But in the end, he says, it is clear that "what grieves the President most is not what it has done to him, but what it's done to his daughter and what it's done to his wife and what it's done to his friends. He weeps over this."

None of which is a new experience for a man of the cloth. "Pastors do this all the time... not only do I find myself betrayed by many of the people I counsel and stake my life on, but I always have to remember that Jesus was betrayed by me," he said. "If I am only going to put my arms around people who are righteous, I will live a very, very lonely life. I do not back sin... but I love the sinner even as I weep over their sin."

Not everyone is so generous. Some 85 per cent of US evangelicals are Republicans. When Campolo made public his decision a significant number of those who finance his ministry announced they were withdrawing funding. Invitations to preach were withdrawn. He was surprised and hurt - not so much by the vehemence he encountered as by the willingness of Clinton's enemies to penalise the poor and the dispossessed to exact their revenge.

"I seldom sleep a night any more. I walk the floor, praying and saying: `Is this to mean that we have to cut back on feeding programmes and education to some of the neediest people on the planet?' "

His programme assists 80 schools in Haiti for "slave" children from families so poor that they give their children away. He constantly asks: "Why would anybody cut off support to desperate children simply because Tony Campolo may have done the wrong thing?"

He adds: "Self-doubt overtakes me at that point... Is it really worth it to see people hurt in Haiti because I'm trying to respond to somebody in the White House. But I must do what I must do - and weep over the pain that my decision may have brought to others and constantly be asking: Did I do the right thing?"

`The Choice' with Michael Buerk is on Radio 4 today at 9am

PROMOTED VIDEO
Arts and Entertainment
Chocolat author Joanne Harris has spoken about the financial struggles most authors face

books
Arts and Entertainment
A scene from How To Train Your Dragon 2

Review: Imaginative storytelling returns with vigour

film
Have you tried new the Independent Digital Edition apps?
Arts and Entertainment
Josh Hutcherson, Donald Sutherland and Jena Malone in Mockinjay: Part 1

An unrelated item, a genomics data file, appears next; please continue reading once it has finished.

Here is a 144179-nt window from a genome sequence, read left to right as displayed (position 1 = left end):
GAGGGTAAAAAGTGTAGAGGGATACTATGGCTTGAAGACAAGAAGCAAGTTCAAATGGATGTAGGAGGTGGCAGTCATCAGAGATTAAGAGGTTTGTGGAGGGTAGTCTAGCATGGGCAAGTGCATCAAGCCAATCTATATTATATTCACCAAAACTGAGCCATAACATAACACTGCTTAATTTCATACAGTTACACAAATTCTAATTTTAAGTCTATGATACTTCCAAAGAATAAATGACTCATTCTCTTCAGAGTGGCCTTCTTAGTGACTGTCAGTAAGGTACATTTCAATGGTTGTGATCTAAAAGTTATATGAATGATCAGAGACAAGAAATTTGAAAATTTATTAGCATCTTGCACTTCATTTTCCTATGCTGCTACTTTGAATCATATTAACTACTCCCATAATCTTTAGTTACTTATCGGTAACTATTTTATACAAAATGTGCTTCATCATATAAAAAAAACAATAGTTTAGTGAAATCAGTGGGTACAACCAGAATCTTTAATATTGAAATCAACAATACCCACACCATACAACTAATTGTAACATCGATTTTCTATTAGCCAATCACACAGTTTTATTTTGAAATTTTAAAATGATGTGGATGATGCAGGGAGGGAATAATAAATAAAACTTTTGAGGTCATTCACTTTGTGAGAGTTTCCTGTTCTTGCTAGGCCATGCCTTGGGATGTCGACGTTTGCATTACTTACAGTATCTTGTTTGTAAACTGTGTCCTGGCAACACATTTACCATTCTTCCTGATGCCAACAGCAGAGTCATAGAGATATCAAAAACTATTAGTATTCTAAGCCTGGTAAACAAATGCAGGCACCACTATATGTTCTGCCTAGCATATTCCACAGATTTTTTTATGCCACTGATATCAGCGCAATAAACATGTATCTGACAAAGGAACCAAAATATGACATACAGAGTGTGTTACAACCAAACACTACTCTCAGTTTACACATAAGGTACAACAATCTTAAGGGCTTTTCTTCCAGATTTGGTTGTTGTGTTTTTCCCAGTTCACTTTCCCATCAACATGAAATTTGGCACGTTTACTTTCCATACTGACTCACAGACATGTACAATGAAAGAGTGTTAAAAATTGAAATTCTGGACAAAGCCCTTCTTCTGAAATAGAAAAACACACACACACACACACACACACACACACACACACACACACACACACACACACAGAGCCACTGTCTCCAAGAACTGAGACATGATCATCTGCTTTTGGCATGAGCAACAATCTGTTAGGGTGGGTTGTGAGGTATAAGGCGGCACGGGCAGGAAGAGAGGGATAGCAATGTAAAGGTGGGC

film
Arts and Entertainment

film
Arts and Entertainment
Characters in the new series are based on real people, say its creators, unlike Arya and Clegane the Dog in ‘Game of Thrones’
tv
Arts and Entertainment
A waxwork of Jane Austen has been unveiled at The Jane Austen Centre in Bath

books
Arts and Entertainment
Britney Spears has been caught singing without Auto-Tune

music
Arts and Entertainment
Unless films such as Guardians of the Galaxy, pictured, can buck the trend, this summer could be the first in 13 years that not a single Hollywood blockbuster takes $300m

tv
Arts and Entertainment
Miley Cyrus has her magic LSD brain stolen in this crazy video produced with The Flaming Lips

music
Arts and Entertainment
Gay icons: Sesame Street's Bert (right) and Ernie

tv
Arts and Entertainment
Singer Robin Thicke and actress Paula Patton

music
Arts and Entertainment
The new film will be shot in the same studios as the Harry Potter films

books
Arts and Entertainment
Duncan Bannatyne left school at 15 and was still penniless at 29

Bannatyne leaves Dragon's Den

TV
Arts and Entertainment
The French economist Thomas Piketty wrote that global inequality has worsened

books
Arts and Entertainment
David Tennant and Benedict Cumberbatch

TV
Arts and Entertainment
Ben Affleck plays a despondent Nick Dunne in David Fincher's 'Gone Girl'

film
Arts and Entertainment
Pete Doherty (L) and Carl Barât look at the scene as people begin to be crushed

music
Arts and Entertainment

tv
Arts and Entertainment
Pete Doherty and Caral Barat of The Libertines performs on stage at British Summer Time Festival at Hyde Park

music
Arts and Entertainment
Ariana Grande and Iggy Azalea perform on stage at the Billboard Music Awards 2014

music
Arts and Entertainment

theatre
Arts and Entertainment
Zina Saro-Wiwa

art
Independent
Travel Shop
the manor
Up to 70% off luxury travel
on city breaks Find out more
santorini
Up to 70% off luxury travel